Figure 4: Example of MRI with sagittal orientation (1.5 T) 14 months after the AMIC procedure. In the proton density weighted sequence, the defect filling is almost complete (see with arrows) with a good integration of the reparative tissue.

The subchondral structure was intact in seven cases. No postoperative adhesions () were observed. There were two revision operations due to persisting meniscal symptoms with partial medial meniscal resection and one patient received an OAT procedure due to persisting bone edema 10 months after AMIC. The results of the MRI evaluation are shown in Table 2.

Table 2: MRI evaluation.

The follow-up period was between 12 and 19 months with a mean of 14.7 months.

Seven out of nine patients (77.7%) questioned were subjectively highly satisfied with the results after surgery and stated that they would undergo the same procedure again if they were in the same situation as at that time. The demographic data is shown in Table 3.

Table 3: Demographic information.

4. Discussion

The hypothesis that was tested in this study was that the AMIC procedure results in a sustained benefit of overweight patients with focal cartilage defects. This was confirmed by our findings.

The AMIC procedure can be applied in a one-step surgery. In contrast to the ACI, there is no need to harvest healthy cartilage for application in a two-step procedure. Thus, the patient is released from a second operation with the donor-site morbidity of the harvested cartilage. So we have no situation of inflammation caused by harvest-related cartilage lesions compared to the ACI [15, 16]. Hence, the rehabilitation phase is significantly shortened with the AMIC procedure compared to the ACI.

Overweight is a well-known risk factor for osteoarthritis of the knee [17]. The group of Wluka et al. showed a correlation between primary articular cartilage defects and secondary knee osteoarthritis for a large group of patients in a four-year survey [18]. Because of these facts, our results may be helpful for the development of strategies for this growing group of patients.

This study has a few characteristics. The limiting factor of our investigation is the small number of participants. Moreover, we had no control group for ethical reason.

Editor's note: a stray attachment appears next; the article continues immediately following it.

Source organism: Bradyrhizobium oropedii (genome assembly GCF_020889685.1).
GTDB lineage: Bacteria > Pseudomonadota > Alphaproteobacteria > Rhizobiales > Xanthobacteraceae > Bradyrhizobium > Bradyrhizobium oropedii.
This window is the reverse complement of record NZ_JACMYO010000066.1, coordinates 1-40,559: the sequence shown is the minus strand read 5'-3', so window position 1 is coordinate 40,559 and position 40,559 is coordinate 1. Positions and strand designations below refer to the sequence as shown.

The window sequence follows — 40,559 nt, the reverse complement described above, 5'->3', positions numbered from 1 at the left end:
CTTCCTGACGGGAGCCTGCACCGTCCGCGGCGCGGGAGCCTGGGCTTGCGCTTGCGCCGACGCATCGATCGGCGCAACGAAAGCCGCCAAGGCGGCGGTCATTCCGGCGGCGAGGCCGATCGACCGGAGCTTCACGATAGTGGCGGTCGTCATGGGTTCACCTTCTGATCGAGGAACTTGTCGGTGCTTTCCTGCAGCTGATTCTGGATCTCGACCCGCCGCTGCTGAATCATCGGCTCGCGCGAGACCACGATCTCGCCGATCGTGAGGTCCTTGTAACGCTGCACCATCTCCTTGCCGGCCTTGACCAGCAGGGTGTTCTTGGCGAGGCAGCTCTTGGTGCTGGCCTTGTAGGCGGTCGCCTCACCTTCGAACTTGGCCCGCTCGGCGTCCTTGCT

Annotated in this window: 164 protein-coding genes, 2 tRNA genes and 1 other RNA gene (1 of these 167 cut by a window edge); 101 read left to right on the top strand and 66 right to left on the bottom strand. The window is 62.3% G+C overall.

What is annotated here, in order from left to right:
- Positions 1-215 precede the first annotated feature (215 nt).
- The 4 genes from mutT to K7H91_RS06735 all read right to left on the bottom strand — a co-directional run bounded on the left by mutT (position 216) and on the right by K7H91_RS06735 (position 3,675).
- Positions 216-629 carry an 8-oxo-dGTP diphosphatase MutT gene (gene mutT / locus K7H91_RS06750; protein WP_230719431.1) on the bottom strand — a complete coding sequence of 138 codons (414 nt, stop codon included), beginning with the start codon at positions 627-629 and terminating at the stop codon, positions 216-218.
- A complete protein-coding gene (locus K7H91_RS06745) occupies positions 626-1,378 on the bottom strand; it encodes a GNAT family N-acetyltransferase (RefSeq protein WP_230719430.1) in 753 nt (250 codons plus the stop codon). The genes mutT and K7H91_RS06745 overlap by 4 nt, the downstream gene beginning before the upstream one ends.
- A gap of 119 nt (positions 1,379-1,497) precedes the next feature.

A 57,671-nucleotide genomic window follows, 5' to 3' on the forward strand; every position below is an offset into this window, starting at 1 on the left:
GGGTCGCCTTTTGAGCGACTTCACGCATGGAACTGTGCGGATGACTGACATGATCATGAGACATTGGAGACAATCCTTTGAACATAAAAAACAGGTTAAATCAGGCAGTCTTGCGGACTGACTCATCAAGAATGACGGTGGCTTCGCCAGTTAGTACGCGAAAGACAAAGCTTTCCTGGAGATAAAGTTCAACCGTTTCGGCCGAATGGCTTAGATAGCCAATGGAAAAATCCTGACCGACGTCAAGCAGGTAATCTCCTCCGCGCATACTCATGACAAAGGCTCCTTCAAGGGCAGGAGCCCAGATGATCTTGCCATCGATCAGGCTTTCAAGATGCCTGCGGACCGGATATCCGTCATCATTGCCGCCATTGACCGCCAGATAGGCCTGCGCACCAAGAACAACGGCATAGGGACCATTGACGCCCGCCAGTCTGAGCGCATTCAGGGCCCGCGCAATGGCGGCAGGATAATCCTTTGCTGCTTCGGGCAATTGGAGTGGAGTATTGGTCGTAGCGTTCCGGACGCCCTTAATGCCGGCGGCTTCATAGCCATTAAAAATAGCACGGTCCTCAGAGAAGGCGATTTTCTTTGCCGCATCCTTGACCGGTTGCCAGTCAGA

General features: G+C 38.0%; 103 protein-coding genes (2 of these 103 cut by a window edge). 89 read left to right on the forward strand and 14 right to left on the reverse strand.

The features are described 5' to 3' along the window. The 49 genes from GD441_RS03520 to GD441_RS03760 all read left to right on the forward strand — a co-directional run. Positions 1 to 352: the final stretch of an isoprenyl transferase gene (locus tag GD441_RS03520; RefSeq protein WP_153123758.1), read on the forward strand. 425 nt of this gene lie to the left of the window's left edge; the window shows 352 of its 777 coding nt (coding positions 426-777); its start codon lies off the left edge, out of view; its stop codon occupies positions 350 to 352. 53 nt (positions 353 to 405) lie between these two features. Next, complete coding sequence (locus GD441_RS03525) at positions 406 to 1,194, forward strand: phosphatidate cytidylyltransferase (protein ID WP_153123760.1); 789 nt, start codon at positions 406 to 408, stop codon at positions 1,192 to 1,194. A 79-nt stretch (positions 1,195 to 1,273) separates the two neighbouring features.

A further limitation of our study is the relatively short mean follow-up. So the mid-term and long-term outcomes remain to be seen, especially regarding the survey of the AMIC membrane and the overweight.

However, our study is the first survey in the literature which evaluated the outcome of matrix based cartilage surgery in overweight patients.

Our results go along with the recent publications about this resurfacing technique and can accordingly provide ideas for cases of defect situations of the knee joint [7, 1922].

Overall, our results are in agreement with the results of Volz et al. reporting a significant improvement in clinical outcomes in patients treated with AMIC [22]. Gille showed that the results with AMIC are better in comparison to the Mfx. Moreover, numerous authors reported a progressive decrease of the Mfx technique after two years, particularly when the lesion size was larger than 2 cm2 [2325]. The principles of the AMIC technique for promoting repair tissue formation were proven in an animal model [26]. However, a recent study showed that AMIC and Mfx resulted in subchondral bone cyst formation in a sheep model after 26 weeks [27]. Beck et al. showed that 11 of 12 specimens of the AMIC group leaded to an increased trabecular thickness and a decreased bone trabecular separation. However, no clinical study reported about this phenomenon.

It is critical to see that Beck et al. apply large awls to perform Mfx. Small-diameter microfracture with awls with diameter of 1.0 mm should be used for avoidance of bone cysts after Mfx [28].

5. Conclusions

As a conclusion, AMIC is an effective cartilage repair procedure in the knee, resulting in stable clinical results even in obese patients. Our first results should encourage orthopaedic surgeons to apply the AMIC technique in overweight patients as well, even if further investigations are required.

Conflicts of Interest

The authors declare that there are no conflicts of interest.

Authors’ Contributions

PD Dr. Nina Lahner und PD Dr. Wolfram Teske contributed equally to this work.


The authors thank Dr. Harald Große Schwane for performing the MRI imaging. The authors thank Professor Dr. Tobias Vogel for his contribution to developing the study design and his helpful suggestions. Moreover, they thank Professor Dr. Tobias Vogel and Dr. Daimi Kaya for their excellent contribution to the surgery.